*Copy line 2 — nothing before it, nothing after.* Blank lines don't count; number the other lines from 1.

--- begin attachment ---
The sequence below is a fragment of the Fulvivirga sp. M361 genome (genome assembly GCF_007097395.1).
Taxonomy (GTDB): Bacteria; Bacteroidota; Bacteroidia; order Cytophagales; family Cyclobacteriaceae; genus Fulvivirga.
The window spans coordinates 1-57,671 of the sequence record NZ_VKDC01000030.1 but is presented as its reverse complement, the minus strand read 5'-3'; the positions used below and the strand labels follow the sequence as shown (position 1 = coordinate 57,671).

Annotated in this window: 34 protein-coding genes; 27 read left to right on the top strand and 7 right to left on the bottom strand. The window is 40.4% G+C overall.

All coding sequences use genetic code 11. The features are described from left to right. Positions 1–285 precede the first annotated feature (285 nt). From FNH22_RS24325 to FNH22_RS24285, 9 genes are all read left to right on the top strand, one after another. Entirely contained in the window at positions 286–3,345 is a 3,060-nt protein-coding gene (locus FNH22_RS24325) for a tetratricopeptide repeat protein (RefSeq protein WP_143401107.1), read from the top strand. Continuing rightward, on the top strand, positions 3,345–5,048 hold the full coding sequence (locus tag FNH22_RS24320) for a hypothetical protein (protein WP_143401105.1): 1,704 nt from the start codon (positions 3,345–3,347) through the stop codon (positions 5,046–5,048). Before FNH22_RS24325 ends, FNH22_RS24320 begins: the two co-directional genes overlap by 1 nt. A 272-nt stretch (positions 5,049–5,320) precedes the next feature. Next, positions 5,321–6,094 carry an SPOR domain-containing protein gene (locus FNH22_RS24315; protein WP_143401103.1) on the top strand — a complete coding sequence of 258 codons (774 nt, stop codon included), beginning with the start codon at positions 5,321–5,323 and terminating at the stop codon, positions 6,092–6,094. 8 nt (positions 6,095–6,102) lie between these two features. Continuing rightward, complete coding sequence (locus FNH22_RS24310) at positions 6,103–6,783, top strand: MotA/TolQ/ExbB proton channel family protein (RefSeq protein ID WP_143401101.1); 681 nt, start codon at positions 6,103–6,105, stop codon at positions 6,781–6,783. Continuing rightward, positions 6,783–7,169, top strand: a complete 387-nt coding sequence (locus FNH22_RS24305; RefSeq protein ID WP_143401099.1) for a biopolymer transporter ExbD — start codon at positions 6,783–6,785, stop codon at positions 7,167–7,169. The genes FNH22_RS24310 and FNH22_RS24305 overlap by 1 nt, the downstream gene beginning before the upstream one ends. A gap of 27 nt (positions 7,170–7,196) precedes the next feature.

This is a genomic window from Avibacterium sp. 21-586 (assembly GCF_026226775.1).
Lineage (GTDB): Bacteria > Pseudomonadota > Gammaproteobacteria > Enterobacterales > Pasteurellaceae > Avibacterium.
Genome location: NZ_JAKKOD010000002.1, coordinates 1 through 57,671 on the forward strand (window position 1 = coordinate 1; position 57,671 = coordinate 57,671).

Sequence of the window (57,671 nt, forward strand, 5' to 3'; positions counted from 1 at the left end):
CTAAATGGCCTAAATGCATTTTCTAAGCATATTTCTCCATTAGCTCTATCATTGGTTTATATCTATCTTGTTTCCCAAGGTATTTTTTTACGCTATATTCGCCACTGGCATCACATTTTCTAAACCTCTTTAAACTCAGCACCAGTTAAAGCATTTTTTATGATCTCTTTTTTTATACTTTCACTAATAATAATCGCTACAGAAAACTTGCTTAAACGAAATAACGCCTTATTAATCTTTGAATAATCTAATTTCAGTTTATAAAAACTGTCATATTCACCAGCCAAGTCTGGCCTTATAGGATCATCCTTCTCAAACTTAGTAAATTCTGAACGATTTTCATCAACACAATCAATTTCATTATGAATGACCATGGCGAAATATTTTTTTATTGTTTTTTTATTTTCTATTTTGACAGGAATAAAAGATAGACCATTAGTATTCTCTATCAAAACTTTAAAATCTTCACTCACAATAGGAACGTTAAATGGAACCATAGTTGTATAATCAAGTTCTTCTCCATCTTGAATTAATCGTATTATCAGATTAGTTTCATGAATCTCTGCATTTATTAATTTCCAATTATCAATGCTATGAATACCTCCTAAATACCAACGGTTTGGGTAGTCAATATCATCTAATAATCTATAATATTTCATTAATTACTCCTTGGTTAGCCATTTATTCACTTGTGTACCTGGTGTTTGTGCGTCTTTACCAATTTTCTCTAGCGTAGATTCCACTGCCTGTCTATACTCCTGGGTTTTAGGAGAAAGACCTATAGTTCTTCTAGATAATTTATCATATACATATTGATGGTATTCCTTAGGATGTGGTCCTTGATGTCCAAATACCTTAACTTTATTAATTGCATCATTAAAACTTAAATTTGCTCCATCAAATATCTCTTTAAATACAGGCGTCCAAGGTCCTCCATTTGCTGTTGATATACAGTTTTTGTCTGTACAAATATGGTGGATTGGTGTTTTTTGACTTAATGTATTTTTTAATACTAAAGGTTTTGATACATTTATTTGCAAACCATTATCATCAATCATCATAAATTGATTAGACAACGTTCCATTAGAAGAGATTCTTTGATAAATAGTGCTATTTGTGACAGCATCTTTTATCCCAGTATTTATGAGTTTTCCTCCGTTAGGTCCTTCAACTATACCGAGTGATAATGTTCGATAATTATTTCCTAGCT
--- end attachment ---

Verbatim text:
Taxonomy (GTDB): Bacteria; Bacteroidota; Bacteroidia; order Cytophagales; family Cyclobacteriaceae; genus Fulvivirga.